The insurrection that took place on January 6th was perhaps the biggest news event of the year. On the other hand, most journalists aren't prepared to cover a story that didn't happen. But that's the news that caught my eye yesterday. As we are subjected to warnings about the next American insurgency, everyone was geared up for "White Lives Matter" protests all over the country. But they were a total flop.
In semi-private, encrypted chats, neo-Nazis and other far-right extremists planned rallies in dozens of cities Sunday to promote their racist movements and spread their ideologies to larger audiences.
Hyped by organizers as events that would make “the whole world tremble,” the rallies ran into a major problem: Hardly anyone showed up.
The “White Lives Matter” rallies, the first major real-world organizing efforts by white supremacists since 2018, were planned on the encrypted app Telegram after many aligned groups were alleged to have taken part in the Jan. 6 storming of the U.S Capitol.
Twitter told the tale.
Counter protesters outnumber the White Lives Matter participants 10-to-1 pic.twitter.com/ZOMMROxj2P— steven monacelli (@stevanzetti) April 11, 2021
Only a small counter protest is present at NYC White Lives Matter rally that was ment to be held outside Trump Tower at 1pm today pic.twitter.com/AiA4TchsXY— @SCOOTERCASTER (FNTV) (@ScooterCasterNY) April 11, 2021
So what happened? The federal government is in the process of prosecuting 369 insurrectionists that stormed the Capitol on January 6th. In addition, the groups planning Sunday's events were infiltrated and disrupted.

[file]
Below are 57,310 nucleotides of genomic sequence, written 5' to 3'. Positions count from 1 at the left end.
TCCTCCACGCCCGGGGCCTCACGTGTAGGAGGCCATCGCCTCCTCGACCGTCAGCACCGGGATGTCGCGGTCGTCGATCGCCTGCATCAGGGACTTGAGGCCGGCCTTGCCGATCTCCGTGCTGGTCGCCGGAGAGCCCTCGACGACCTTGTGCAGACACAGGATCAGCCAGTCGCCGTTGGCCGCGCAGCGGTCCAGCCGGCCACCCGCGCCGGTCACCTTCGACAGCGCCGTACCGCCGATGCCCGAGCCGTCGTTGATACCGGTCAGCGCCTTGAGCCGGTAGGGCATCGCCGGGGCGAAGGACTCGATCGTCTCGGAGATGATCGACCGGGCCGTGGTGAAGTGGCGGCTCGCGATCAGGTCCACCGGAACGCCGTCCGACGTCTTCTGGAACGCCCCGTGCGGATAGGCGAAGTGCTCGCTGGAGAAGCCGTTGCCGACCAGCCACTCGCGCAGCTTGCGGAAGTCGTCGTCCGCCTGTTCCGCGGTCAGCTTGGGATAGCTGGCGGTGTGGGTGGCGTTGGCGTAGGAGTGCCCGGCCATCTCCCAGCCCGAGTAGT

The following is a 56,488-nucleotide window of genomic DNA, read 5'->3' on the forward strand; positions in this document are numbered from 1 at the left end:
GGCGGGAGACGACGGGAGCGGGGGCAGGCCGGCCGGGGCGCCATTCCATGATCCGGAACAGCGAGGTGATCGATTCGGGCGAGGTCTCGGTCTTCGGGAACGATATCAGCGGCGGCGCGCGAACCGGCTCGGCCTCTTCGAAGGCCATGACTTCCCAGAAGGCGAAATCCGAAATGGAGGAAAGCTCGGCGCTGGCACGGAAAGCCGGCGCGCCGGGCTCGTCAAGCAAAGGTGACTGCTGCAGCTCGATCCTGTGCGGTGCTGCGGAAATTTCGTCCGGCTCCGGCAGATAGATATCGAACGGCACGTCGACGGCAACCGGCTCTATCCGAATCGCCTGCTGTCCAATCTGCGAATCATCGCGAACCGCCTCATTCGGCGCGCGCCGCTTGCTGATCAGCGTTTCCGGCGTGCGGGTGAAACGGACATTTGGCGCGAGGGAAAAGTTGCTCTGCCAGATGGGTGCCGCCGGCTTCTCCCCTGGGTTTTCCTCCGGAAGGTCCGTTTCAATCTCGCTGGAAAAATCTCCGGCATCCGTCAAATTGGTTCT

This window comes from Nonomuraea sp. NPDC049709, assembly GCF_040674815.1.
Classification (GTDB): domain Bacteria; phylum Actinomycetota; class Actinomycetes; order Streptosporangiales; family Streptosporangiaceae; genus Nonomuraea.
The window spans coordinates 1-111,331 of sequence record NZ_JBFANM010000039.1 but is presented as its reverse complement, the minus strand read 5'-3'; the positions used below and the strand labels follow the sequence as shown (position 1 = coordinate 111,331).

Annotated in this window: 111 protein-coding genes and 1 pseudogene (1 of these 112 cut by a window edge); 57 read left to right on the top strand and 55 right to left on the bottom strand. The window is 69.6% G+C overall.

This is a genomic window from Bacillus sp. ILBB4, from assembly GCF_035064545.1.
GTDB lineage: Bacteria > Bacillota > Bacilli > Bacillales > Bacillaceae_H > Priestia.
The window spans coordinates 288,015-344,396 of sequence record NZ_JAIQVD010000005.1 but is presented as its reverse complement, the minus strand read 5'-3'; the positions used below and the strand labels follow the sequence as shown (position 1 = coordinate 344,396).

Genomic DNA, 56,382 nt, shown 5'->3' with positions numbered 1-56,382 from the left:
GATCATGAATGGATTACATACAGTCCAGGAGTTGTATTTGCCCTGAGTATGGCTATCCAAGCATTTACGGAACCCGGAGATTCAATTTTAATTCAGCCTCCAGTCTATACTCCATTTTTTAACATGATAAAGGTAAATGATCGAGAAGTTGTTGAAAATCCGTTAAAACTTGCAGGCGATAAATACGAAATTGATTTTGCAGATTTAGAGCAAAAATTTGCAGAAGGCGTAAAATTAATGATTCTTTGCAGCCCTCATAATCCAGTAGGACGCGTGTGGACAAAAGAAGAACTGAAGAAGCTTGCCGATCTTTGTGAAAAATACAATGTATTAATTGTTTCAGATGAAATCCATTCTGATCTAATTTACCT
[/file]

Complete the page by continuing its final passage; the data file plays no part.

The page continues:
The “White Lives Matter” rallies were disrupted in several cities after activists infiltrated their online groups and leaked internal chats to journalists. Those chats were reported to have indicated that the events were being planned by the extremist group the Proud Boysand by self-described fascists and Nazis who framed the rallies as peaceful events unaffiliated with known hate groups to recruit more mainstream members.
Organizers in several cities canceled events because of sabotage by antifa activists. Raleigh’s organizer called off a rally Friday, telling subscribers, “It turns out that the 11th is a disaster.”
Two of the largest Telegram channels dedicated to events in Philadelphia and New York City were shown to be traps created by anti-fascist activists. Another local activist tweeted screenshots of the plan's reveal with a warning Saturday to would-be rallygoers: “Given how riddled these chats are with antifascists ... it might be time to rethink whether you really want to trust a bunch of anonymous internet weirdos to show up with you in your city."
That's what I call "effective activism."
None of this means that these violent right-wing groups no longer pose a threat. Brian Levin, director of the Center for the Study of Hate & Extremism at California State University, San Bernardino says that the risk now can be found in “loners and cells, who act on their own combination of hatreds and idiosyncrasies often cobbled together from a constant all-you-can-eat buffet of stereotyping and conspiracies that still populate online discourse.”
But it is important to know what's working to silence these efforts and avoid the kind of panic that is exactly what these terrorists hope to instill. That's the big story from Sunday!